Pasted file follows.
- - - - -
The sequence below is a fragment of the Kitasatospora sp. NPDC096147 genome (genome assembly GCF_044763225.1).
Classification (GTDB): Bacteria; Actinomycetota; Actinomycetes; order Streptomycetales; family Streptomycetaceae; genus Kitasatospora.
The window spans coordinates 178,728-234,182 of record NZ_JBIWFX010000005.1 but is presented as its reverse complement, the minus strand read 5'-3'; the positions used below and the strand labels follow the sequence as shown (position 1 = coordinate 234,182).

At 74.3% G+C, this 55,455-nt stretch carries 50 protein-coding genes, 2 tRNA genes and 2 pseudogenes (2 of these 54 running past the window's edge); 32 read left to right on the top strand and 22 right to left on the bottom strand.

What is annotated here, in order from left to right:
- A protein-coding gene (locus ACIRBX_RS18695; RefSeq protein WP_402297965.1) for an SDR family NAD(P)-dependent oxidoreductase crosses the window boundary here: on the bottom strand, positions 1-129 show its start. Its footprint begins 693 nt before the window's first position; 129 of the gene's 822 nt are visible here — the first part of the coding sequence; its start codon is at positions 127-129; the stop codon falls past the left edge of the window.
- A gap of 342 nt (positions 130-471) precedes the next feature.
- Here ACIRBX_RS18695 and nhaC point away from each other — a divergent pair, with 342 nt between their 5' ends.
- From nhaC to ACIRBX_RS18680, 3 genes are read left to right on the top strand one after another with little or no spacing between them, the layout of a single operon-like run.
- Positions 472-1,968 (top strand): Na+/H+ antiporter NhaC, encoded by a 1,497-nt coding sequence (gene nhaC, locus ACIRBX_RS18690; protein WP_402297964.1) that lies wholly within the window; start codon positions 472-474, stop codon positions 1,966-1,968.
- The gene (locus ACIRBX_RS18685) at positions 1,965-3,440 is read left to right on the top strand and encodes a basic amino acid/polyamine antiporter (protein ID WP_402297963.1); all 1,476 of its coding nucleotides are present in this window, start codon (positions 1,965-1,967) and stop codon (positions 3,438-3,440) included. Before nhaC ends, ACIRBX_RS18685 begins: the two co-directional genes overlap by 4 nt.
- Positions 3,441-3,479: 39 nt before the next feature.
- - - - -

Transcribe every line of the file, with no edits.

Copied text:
The sequence below is a fragment of the Kitasatospora sp. NPDC096147 genome (genome assembly GCF_044763225.1).
Classification (GTDB): Bacteria; Actinomycetota; Actinomycetes; order Streptomycetales; family Streptomycetaceae; genus Kitasatospora.
The window spans coordinates 178,728-234,182 of record NZ_JBIWFX010000005.1 but is presented as its reverse complement, the minus strand read 5'-3'; the positions used below and the strand labels follow the sequence as shown (position 1 = coordinate 234,182).

At 74.3% G+C, this 55,455-nt stretch carries 50 protein-coding genes, 2 tRNA genes and 2 pseudogenes (2 of these 54 running past the window's edge); 32 read left to right on the top strand and 22 right to left on the bottom strand.

What is annotated here, in order from left to right:
- A protein-coding gene (locus ACIRBX_RS18695; RefSeq protein WP_402297965.1) for an SDR family NAD(P)-dependent oxidoreductase crosses the window boundary here: on the bottom strand, positions 1-129 show its start. Its footprint begins 693 nt before the window's first position; 129 of the gene's 822 nt are visible here — the first part of the coding sequence; its start codon is at positions 127-129; the stop codon falls past the left edge of the window.
- A gap of 342 nt (positions 130-471) precedes the next feature.
- Here ACIRBX_RS18695 and nhaC point away from each other — a divergent pair, with 342 nt between their 5' ends.
- From nhaC to ACIRBX_RS18680, 3 genes are read left to right on the top strand one after another with little or no spacing between them, the layout of a single operon-like run.
- Positions 472-1,968 (top strand): Na+/H+ antiporter NhaC, encoded by a 1,497-nt coding sequence (gene nhaC, locus ACIRBX_RS18690; protein WP_402297964.1) that lies wholly within the window; start codon positions 472-474, stop codon positions 1,966-1,968.
- The gene (locus ACIRBX_RS18685) at positions 1,965-3,440 is read left to right on the top strand and encodes a basic amino acid/polyamine antiporter (protein ID WP_402297963.1); all 1,476 of its coding nucleotides are present in this window, start codon (positions 1,965-1,967) and stop codon (positions 3,438-3,440) included. Before nhaC ends, ACIRBX_RS18685 begins: the two co-directional genes overlap by 4 nt.
- Positions 3,441-3,479: 39 nt before the next feature.